In any case, it could be that Trump, as befits his wont, is merely shoving his great big middle finger in the ruling establishment’s face one more time on his way out the door. He’s not going quietly into that good night. It may be that he’s just determined to gum up the works as much as possible by casting as many aspersions and doubts as he can on the legitimacy of Biden’s election before he leaves.
And why shouldn’t he? A similar tactic was used against him four years ago, though how it was done to him was far worse by any conceivable viewpoint. His enemies hurled charges of treason at him; they accused him of being a witting tool of a foreign head of state, Vladimir Putin. Putin, we were supposed to believe, somehow rigged the 2016 election in Trump’s favor, in exchange for Trump doing Putin’s bidding (though it was often difficult to keep track of the specific allegations, they were so fluid). After spending nearly two years and $32 million, the best Robert Mueller could come up with was that there may have been, possibly, just perhaps, maybe, a dozen or so instances in which Trump committed every prosecutor’s favorite catch-all crime, “obstruction of justice.” Did Trump commit a crime or not? Mueller chose not to make either claim, which we can safely assume to be due to a lack of any evidence supporting the former.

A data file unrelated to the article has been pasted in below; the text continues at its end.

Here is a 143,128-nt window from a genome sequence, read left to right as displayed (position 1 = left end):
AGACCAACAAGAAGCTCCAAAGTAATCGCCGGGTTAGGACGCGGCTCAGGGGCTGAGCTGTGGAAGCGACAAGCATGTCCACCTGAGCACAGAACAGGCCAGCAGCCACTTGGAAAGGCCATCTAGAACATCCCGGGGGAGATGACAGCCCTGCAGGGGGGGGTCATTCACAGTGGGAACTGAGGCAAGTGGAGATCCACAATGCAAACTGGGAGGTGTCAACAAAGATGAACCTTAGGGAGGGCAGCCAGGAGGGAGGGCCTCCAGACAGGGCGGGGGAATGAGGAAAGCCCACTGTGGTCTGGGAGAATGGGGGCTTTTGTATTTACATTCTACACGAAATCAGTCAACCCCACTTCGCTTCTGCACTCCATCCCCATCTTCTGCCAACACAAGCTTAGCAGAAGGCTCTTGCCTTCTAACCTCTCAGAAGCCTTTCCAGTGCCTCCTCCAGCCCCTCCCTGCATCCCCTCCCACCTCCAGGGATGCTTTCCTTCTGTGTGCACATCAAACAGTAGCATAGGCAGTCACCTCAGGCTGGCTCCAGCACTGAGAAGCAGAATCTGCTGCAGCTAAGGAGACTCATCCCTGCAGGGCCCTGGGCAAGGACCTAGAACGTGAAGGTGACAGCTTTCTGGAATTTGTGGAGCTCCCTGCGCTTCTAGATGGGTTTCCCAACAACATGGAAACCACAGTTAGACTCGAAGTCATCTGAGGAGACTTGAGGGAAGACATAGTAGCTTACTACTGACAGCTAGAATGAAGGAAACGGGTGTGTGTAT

Then there was the impeachment circus over The Notorious Phone Call. The more you learned about it, however, the more that was revealed of Joe Biden’s bullying–by means of the carrot-and-stick of U.S. foreign aid–of the Ukrainian government into firing a prosecutor because he was investigating an energy company with which his son Hunter was involved. Biden was even caught on tape bragging about this at a public event. He apparently didn’t care who heard it, likely because he was confident that he would face no consequences.
After major media figures had spent years accusing him of treason on national television–the maximum penalty for which is death–perhaps Trump is just kicking a little sand into the faces of his enemies before he stalks off. Who could blame him?